• More helpful research tools like notes, citations, and highlights
  • Ad-free environment

Already a member? Log in now.

Notes for this article

Add a new note
If you are trying to select text to create highlights or citations, remember that you must now click or tap on the first word, and then click or tap on the last word.
One moment ...
Default project is now your active project.
Project items

Items saved from this article

This article has been saved
Highlights (0)
Some of your highlights are legacy items.

Highlights saved before July 30, 2012 will not be displayed on their respective source pages.

You can easily re-create the highlights by opening the book page or article, selecting the text, and clicking “Highlight.”

Citations (0)
Some of your citations are legacy items.

Any citation created before July 30, 2012 will labeled as a “Cited page.” New citations will be saved as cited passages, pages or articles.

We also added the ability to view new citations from your projects or the book or article where you created them.

Notes (0)
Bookmarks (0)

You have no saved items from this article

Project items include:
  • Saved book/article
  • Highlights
  • Quotes/citations
  • Notes
  • Bookmarks
Notes
Cite this article

Cited article

Style
Citations are available only to our active members.
Sign up now to cite pages or passages in MLA, APA and Chicago citation styles.

(Einhorn, 1992, p. 25)

(Einhorn 25)

1

1. Lois J. Einhorn, Abraham Lincoln, the Orator: Penetrating the Lincoln Legend (Westport, CT: Greenwood Press, 1992), 25, http://www.questia.com/read/27419298.

Cited article

The Real Lesson of History: There Is No Going Back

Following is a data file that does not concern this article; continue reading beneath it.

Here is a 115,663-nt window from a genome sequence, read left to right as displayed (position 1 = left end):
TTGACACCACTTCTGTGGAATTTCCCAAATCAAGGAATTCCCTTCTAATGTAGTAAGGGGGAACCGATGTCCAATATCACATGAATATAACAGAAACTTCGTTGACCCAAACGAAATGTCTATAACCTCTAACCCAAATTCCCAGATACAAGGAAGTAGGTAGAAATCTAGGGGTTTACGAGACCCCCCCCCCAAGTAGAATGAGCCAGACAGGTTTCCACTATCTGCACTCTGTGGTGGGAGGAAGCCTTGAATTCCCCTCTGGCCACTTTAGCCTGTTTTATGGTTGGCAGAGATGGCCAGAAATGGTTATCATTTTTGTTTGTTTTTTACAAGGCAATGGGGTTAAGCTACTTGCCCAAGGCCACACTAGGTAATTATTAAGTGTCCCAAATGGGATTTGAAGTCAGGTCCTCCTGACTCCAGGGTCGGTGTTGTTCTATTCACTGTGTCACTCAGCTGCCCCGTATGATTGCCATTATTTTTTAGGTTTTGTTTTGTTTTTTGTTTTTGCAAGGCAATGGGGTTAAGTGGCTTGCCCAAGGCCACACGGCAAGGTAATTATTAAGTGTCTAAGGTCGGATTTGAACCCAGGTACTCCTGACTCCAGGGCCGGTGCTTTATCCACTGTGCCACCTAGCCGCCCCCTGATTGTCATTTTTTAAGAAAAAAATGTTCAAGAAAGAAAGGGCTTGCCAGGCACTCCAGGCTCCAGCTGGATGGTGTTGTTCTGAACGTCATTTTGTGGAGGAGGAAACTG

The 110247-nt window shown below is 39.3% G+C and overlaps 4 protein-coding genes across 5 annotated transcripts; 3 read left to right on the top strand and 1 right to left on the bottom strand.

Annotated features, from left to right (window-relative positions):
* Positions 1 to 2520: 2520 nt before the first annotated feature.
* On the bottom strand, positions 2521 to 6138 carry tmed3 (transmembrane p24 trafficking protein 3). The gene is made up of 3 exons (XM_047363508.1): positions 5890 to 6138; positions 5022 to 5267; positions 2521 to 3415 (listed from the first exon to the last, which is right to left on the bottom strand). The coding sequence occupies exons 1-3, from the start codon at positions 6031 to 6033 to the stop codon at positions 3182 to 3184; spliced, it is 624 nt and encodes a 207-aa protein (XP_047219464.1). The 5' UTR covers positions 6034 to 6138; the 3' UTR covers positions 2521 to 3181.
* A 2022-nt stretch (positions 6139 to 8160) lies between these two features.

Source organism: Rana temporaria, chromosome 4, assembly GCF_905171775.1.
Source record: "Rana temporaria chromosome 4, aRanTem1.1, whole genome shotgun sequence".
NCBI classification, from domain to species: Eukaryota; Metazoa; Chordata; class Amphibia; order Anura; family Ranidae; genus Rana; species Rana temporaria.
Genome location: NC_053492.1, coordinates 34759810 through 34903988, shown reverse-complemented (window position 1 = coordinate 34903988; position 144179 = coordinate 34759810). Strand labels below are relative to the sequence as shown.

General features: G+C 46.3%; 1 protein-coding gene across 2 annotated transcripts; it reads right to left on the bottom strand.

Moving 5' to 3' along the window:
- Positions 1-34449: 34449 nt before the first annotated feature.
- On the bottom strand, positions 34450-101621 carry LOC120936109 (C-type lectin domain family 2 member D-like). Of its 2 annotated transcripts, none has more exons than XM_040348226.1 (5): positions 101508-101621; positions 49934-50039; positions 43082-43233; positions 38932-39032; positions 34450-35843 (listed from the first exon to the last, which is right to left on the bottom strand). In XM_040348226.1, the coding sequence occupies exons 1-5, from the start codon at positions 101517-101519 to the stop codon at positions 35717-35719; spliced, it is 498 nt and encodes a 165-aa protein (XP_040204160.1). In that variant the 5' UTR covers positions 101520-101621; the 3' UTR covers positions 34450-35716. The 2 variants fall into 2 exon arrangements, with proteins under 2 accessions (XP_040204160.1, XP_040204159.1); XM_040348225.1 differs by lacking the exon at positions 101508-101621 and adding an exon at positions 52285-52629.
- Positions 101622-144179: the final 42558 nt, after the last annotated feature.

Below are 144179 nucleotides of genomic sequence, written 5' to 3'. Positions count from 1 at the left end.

Settings

Settings

Typeface
Text size Smaller Larger Reset View mode
Search within

Search within this article

Look up

Look up a word

  • Dictionary
  • Thesaurus
Please submit a word or phrase above.
Print this page

Print this page

Why can't I print more than one page at a time?

Full screen

matching results for page

Cited passage

Style
Citations are available only to our active members.
Sign up now to cite pages or passages in MLA, APA and Chicago citation styles.

"Portraying himself as an honest, ordinary person helped Lincoln identify with his audiences." (Einhorn, 1992, p. 25).

"Portraying himself as an honest, ordinary person helped Lincoln identify with his audiences." (Einhorn 25)

"Portraying himself as an honest, ordinary person helped Lincoln identify with his audiences."1

1. Lois J. Einhorn, Abraham Lincoln, the Orator: Penetrating the Lincoln Legend (Westport, CT: Greenwood Press, 1992), 25, http://www.questia.com/read/27419298.

Cited passage

Welcome to the new Questia Reader

The Questia Reader has been updated to provide you with an even better online reading experience.  It is now 100% Responsive, which means you can read our books and articles on any sized device you wish.  All of your favorite tools like notes, highlights, and citations are still here, but the way you select text has been updated to be easier to use, especially on touchscreen devices.  Here's how:

1. Click or tap the first word you want to select.
2. Click or tap the last word you want to select.

OK, got it!

Thanks for trying Questia!

Please continue trying out our research tools, but please note, full functionality is available only to our active members.

Your work will be lost once you leave this Web page.

For full access in an ad-free environment, sign up now for a FREE, 1-day trial.

Already a member? Log in now.